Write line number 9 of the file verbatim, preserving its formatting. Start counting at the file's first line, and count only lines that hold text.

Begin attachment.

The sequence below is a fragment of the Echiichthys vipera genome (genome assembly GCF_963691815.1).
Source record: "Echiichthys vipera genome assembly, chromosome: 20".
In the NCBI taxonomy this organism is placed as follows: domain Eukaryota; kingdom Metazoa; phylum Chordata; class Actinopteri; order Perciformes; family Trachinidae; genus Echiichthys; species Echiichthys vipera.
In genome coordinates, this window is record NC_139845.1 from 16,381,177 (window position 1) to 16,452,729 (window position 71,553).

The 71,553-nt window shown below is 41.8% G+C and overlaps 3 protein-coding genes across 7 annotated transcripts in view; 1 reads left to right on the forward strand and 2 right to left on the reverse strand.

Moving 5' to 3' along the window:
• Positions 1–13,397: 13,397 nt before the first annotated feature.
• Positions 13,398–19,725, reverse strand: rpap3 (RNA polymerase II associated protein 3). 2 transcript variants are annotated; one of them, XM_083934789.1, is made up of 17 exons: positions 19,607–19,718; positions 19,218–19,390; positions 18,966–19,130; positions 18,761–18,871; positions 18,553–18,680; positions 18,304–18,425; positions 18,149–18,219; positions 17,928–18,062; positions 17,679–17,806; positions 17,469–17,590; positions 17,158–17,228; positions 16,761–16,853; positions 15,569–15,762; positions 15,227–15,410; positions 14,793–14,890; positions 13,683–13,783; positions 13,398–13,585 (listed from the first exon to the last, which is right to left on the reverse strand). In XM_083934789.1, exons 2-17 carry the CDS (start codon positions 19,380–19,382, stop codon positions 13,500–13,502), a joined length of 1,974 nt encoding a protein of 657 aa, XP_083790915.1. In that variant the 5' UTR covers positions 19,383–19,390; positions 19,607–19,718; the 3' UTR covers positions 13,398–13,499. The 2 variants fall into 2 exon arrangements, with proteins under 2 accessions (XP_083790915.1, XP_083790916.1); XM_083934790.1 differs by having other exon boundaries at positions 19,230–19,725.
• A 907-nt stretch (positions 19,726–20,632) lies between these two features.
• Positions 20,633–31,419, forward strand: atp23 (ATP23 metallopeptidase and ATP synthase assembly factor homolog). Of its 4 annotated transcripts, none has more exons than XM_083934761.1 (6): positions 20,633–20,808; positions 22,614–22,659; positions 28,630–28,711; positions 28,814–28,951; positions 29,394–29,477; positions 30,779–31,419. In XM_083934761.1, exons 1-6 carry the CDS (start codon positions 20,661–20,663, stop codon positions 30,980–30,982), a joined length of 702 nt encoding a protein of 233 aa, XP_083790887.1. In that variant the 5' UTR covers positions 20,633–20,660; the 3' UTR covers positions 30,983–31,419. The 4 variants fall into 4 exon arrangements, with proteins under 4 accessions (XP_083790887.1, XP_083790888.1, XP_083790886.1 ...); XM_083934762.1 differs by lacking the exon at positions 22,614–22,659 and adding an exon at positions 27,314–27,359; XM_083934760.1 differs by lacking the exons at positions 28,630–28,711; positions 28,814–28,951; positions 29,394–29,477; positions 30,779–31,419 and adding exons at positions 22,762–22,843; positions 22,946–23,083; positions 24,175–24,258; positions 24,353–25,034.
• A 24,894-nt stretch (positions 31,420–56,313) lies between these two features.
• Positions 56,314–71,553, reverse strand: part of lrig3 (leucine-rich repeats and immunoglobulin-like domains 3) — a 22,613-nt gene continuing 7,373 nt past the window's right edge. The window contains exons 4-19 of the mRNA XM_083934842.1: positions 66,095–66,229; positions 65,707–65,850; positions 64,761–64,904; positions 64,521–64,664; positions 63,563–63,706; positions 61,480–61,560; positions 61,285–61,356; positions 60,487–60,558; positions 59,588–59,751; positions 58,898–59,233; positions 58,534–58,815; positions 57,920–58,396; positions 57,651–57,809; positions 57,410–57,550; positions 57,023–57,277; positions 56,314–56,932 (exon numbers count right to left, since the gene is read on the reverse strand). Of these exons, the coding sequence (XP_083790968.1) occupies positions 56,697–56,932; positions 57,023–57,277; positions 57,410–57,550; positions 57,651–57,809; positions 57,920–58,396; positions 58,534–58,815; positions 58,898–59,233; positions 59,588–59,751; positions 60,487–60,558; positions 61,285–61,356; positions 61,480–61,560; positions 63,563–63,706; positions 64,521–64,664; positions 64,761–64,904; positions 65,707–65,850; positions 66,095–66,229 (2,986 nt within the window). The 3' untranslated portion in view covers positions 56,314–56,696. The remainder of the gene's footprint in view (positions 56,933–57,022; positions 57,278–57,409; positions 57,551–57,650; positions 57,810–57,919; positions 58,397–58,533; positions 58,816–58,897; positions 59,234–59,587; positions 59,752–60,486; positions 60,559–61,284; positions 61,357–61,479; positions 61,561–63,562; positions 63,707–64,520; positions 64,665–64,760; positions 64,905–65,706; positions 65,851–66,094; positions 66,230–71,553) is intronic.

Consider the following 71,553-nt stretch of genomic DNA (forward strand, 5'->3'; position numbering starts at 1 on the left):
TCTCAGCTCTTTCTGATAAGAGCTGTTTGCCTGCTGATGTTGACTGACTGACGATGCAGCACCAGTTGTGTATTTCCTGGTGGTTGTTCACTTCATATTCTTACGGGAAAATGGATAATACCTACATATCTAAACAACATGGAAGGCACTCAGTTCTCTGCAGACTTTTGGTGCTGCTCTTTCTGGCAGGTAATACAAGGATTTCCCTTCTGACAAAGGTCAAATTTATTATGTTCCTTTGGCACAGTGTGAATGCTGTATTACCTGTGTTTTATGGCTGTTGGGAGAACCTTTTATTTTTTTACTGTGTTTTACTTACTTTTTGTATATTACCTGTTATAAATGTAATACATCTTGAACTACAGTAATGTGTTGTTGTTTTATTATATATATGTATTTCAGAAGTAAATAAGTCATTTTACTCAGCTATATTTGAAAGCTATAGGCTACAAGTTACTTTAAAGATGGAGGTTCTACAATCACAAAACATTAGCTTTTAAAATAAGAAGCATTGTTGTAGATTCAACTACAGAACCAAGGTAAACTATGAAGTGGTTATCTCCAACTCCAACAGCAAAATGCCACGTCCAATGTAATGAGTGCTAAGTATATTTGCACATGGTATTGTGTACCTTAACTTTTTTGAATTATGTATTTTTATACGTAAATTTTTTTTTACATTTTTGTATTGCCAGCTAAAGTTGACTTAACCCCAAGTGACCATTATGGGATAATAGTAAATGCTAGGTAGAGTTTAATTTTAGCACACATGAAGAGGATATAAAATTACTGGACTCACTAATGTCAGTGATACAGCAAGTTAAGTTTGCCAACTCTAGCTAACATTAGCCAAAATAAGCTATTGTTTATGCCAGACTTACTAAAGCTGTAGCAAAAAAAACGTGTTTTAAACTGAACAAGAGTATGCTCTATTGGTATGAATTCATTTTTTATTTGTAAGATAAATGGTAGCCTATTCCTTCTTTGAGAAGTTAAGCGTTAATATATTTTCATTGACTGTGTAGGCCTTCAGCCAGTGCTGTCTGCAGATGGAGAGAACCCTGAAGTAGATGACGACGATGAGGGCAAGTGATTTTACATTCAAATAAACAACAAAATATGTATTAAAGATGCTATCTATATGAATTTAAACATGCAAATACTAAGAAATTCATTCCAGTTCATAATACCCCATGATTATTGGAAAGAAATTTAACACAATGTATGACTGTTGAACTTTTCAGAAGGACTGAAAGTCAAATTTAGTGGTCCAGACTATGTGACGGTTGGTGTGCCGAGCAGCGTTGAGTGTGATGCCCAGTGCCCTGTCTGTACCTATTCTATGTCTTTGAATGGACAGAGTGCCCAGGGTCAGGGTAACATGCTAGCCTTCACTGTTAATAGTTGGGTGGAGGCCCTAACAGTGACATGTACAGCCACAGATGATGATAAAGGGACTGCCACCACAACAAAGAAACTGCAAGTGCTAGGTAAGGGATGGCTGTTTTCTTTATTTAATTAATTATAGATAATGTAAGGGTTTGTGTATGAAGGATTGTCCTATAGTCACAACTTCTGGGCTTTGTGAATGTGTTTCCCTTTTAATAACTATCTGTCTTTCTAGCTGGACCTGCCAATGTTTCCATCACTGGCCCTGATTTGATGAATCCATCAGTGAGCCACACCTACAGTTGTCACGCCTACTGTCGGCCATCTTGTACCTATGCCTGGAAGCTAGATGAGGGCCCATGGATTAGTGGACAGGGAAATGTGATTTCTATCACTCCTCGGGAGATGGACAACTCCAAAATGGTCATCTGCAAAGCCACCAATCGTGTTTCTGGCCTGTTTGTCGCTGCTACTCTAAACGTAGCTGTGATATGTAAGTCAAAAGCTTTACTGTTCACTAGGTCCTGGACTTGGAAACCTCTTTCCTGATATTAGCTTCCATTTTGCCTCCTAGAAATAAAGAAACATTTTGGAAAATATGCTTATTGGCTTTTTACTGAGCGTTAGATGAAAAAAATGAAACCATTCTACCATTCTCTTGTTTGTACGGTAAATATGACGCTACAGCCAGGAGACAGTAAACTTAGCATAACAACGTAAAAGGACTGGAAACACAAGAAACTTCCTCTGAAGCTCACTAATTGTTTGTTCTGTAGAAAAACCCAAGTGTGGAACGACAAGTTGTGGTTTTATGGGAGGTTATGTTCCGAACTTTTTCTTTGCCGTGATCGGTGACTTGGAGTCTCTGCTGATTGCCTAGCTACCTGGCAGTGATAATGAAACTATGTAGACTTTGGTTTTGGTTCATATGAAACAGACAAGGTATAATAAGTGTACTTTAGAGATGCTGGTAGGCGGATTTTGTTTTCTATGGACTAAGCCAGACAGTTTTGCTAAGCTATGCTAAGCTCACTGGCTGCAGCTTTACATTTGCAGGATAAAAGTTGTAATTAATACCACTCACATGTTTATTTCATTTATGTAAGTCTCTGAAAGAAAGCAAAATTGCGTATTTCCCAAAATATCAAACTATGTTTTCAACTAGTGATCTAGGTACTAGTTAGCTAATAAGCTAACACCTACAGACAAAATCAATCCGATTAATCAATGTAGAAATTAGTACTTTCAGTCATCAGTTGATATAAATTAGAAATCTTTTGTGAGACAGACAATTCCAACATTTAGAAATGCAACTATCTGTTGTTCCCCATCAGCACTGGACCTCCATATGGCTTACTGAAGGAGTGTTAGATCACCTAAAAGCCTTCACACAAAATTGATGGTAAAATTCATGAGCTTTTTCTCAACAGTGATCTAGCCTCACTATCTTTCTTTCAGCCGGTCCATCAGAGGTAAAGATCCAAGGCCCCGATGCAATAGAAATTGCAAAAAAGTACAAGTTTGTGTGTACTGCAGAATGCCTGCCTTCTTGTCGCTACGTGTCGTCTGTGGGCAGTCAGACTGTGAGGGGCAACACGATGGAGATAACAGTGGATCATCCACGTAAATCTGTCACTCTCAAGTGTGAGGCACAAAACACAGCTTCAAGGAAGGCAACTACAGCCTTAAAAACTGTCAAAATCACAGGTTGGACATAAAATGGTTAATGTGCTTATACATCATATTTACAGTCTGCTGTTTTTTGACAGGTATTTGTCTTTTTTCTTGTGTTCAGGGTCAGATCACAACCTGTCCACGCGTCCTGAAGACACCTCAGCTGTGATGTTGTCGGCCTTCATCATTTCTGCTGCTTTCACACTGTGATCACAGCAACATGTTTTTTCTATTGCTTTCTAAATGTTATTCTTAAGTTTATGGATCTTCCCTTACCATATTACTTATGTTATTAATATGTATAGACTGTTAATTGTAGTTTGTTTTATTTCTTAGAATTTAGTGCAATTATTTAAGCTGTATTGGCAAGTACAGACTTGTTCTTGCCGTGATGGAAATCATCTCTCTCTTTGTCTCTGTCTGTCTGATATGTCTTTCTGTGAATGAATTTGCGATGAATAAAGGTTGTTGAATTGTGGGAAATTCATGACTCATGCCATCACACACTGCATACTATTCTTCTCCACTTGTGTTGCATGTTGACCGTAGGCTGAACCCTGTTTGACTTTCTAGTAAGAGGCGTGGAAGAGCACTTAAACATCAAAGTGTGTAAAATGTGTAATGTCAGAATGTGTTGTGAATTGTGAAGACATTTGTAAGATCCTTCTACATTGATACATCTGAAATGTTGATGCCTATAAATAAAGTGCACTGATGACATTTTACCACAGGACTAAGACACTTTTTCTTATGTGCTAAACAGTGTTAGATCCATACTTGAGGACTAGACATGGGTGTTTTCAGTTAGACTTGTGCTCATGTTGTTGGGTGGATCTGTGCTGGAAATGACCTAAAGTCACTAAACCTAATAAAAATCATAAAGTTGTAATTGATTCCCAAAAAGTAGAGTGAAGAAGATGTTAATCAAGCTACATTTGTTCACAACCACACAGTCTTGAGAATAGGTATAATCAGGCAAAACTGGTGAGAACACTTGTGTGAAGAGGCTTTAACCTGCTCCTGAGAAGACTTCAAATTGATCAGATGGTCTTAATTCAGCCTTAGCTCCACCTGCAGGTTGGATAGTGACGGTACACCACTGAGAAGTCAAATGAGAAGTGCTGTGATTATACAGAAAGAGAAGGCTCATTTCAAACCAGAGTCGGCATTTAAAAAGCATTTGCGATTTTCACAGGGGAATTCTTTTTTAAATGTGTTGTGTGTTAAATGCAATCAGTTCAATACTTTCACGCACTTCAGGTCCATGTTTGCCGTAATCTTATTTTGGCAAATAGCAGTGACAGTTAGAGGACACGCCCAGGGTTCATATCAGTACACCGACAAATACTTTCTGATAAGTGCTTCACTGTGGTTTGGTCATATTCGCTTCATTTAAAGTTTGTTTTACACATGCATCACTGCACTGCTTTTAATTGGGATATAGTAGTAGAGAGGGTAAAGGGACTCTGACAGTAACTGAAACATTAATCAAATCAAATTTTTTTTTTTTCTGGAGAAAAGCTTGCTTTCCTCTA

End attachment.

• A 907-nt stretch (positions 19,726–20,632) lies between these two features.